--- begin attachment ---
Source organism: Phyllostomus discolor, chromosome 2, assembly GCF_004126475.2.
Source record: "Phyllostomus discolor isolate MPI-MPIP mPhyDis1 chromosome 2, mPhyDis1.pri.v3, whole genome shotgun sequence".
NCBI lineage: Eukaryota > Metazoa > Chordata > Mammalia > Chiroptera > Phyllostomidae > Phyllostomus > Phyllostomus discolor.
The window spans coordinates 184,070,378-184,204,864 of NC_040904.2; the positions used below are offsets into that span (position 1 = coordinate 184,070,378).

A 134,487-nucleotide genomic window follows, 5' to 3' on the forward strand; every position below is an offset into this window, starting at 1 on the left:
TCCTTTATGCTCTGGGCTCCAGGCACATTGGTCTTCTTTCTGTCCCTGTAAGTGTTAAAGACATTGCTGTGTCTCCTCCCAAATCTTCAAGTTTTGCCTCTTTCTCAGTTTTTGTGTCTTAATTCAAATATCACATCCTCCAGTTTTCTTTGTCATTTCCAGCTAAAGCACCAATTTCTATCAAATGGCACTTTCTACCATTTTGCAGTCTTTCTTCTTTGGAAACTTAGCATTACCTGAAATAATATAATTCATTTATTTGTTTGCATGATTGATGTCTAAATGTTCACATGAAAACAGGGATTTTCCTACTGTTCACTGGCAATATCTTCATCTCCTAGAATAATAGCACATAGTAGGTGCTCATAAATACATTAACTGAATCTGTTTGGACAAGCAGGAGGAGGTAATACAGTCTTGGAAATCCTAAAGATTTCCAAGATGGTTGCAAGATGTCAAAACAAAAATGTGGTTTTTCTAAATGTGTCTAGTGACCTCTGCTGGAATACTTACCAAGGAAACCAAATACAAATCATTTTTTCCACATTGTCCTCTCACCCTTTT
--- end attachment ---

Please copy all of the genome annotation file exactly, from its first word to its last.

Source organism: Phyllostomus discolor, chromosome 2, assembly GCF_004126475.2.
Source record: "Phyllostomus discolor isolate MPI-MPIP mPhyDis1 chromosome 2, mPhyDis1.pri.v3, whole genome shotgun sequence".
NCBI lineage: Eukaryota > Metazoa > Chordata > Mammalia > Chiroptera > Phyllostomidae > Phyllostomus > Phyllostomus discolor.
The window spans coordinates 184,070,378-184,204,864 of NC_040904.2; the positions used below are offsets into that span (position 1 = coordinate 184,070,378).

A 134,487-nucleotide genomic window follows, 5' to 3' on the forward strand; every position below is an offset into this window, starting at 1 on the left:
TCCTTTATGCTCTGGGCTCCAGGCACATTGGTCTTCTTTCTGTCCCTGTAAGTGTTAAAGACATTGCTGTGTCTCCTCCCAAATCTTCAAGTTTTGCCTCTTTCTCAGTTTTTGTGTCTTAATTCAAATATCACATCCTCCAGTTTTCTTTGTCATTTCCAGCTAAAGCACCAATTTCTATCAAATGGCACTTTCTACCATTTTGCAGTCTTTCTTCTTTGGAAACTTAGCATTACCTGAAATAATATAATTCATTTATTTGTTTGCATGATTGATGTCTAAATGTTCACATGAAAACAGGGATTTTCCTACTGTTCACTGGCAATATCTTCATCTCCTAGAATAATAGCACATAGTAGGTGCTCATAAATACATTAACTGAATCTGTTTGGACAAGCAGGAGGAGGTAATACAGTCTTGGAAATCCTAAAGATTTCCAAGATGGTTGCAAGATGTCAAAACAAAAATGTGGTTTTTCTAAATGTGTCTAGTGACCTCTGCTGGAATACTTACCAAGGAAACCAAATACAAATCATTTTTTCCACATTGTCCTCTCACCCTTTT